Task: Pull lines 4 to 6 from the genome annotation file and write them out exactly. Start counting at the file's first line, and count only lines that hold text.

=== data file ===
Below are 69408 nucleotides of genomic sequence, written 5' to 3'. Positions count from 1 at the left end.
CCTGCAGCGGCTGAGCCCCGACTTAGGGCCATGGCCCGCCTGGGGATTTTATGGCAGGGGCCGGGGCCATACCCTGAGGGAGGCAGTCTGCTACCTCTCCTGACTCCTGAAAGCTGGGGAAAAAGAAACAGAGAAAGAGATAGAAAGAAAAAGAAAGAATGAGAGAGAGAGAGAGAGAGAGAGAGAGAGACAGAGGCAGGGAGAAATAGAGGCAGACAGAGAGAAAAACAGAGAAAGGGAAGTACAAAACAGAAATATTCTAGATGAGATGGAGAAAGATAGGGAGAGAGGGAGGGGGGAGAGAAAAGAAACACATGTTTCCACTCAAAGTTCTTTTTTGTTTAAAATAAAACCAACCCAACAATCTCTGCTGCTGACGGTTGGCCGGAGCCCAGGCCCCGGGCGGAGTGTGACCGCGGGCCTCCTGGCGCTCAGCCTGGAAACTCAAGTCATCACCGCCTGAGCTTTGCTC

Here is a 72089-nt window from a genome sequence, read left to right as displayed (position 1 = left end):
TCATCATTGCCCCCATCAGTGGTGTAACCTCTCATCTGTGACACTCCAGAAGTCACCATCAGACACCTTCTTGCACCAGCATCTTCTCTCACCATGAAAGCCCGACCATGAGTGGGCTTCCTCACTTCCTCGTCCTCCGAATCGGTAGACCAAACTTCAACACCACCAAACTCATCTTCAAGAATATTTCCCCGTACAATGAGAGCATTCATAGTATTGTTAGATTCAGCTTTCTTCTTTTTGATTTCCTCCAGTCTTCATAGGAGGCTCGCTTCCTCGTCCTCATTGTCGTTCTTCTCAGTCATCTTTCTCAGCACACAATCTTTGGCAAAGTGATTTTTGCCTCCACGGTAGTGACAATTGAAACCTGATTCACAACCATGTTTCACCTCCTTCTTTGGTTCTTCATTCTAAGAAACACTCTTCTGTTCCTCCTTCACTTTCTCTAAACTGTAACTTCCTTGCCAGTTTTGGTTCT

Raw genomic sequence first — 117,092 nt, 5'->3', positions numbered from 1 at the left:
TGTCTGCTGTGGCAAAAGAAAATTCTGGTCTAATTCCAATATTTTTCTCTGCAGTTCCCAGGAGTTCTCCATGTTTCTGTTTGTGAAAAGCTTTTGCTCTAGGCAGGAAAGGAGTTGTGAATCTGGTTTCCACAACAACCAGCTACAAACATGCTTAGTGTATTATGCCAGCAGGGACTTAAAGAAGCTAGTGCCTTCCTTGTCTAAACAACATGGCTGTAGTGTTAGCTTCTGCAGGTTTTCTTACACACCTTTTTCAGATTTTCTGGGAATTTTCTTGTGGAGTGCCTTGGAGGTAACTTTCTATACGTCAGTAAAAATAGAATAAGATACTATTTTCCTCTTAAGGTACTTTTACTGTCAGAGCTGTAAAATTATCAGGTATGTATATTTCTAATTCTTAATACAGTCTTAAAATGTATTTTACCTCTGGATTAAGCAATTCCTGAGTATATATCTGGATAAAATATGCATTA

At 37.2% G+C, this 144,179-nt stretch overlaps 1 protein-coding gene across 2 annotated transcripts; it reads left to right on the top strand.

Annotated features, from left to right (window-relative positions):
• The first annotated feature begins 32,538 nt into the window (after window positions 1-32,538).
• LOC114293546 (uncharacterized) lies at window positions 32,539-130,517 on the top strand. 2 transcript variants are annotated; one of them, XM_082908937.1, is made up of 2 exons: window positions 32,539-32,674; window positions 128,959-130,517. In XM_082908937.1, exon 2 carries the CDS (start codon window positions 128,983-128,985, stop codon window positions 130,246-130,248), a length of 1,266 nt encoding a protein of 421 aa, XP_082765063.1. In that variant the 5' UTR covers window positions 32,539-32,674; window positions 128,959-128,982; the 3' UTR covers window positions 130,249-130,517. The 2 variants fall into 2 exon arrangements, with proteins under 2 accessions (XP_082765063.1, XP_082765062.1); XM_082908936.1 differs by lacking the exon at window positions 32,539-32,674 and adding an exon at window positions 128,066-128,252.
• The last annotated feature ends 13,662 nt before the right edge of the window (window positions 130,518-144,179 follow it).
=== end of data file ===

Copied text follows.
TCATCATTGCCCCCATCAGTGGTGTAACCTCTCATCTGTGACACTCCAGAAGTCACCATCAGACACCTTCTTGCACCAGCATCTTCTCTCACCATGAAAGCCCGACCATGAGTGGGCTTCCTCACTTCCTCGTCCTCCGAATCGGTAGACCAAACTTCAACACCACCAAACTCATCTTCAAGAATATTTCCCCGTACAATGAGAGCATTCATAGTATTGTTAGATTCAGCTTTCTTCTTTTTGATTTCCTCCAGTCTTCATAGGAGGCTCGCTTCCTCGTCCTCATTGTCGTTCTTCTCAGTCATCTTTCTCAGCACACAATCTTTGGCAAAGTGATTTTTGCCTCCACGGTAGTGACAATTGAAACCTGATTCACAACCATGTTTCACCTCCTTCTTTGGTTCTTCATTCTAAGAAACACTCTTCTGTTCCTCCTTCACTTTCTCTAAACTGTAACTTCCTTGCCAGTTTTGGTTCT

Raw genomic sequence first — 117,092 nt, 5'->3', positions numbered from 1 at the left:
TGTCTGCTGTGGCAAAAGAAAATTCTGGTCTAATTCCAATATTTTTCTCTGCAGTTCCCAGGAGTTCTCCATGTTTCTGTTTGTGAAAAGCTTTTGCTCTAGGCAGGAAAGGAGTTGTGAATCTGGTTTCCACAACAACCAGCTACAAACATGCTTAGTGTATTATGCCAGCAGGGACTTAAAGAAGCTAGTGCCTTCCTTGTCTAAACAACATGGCTGTAGTGTTAGCTTCTGCAGGTTTTCTTACACACCTTTTTCAGATTTTCTGGGAATTTTCTTGTGGAGTGCCTTGGAGGTAACTTTCTATACGTCAGTAAAAATAGAATAAGATACTATTTTCCTCTTAAGGTACTTTTACTGTCAGAGCTGTAAAATTATCAGGTATGTATATTTCTAATTCTTAATACAGTCTTAAAATGTATTTTACCTCTGGATTAAGCAATTCCTGAGTATATATCTGGATAAAATATGCATTA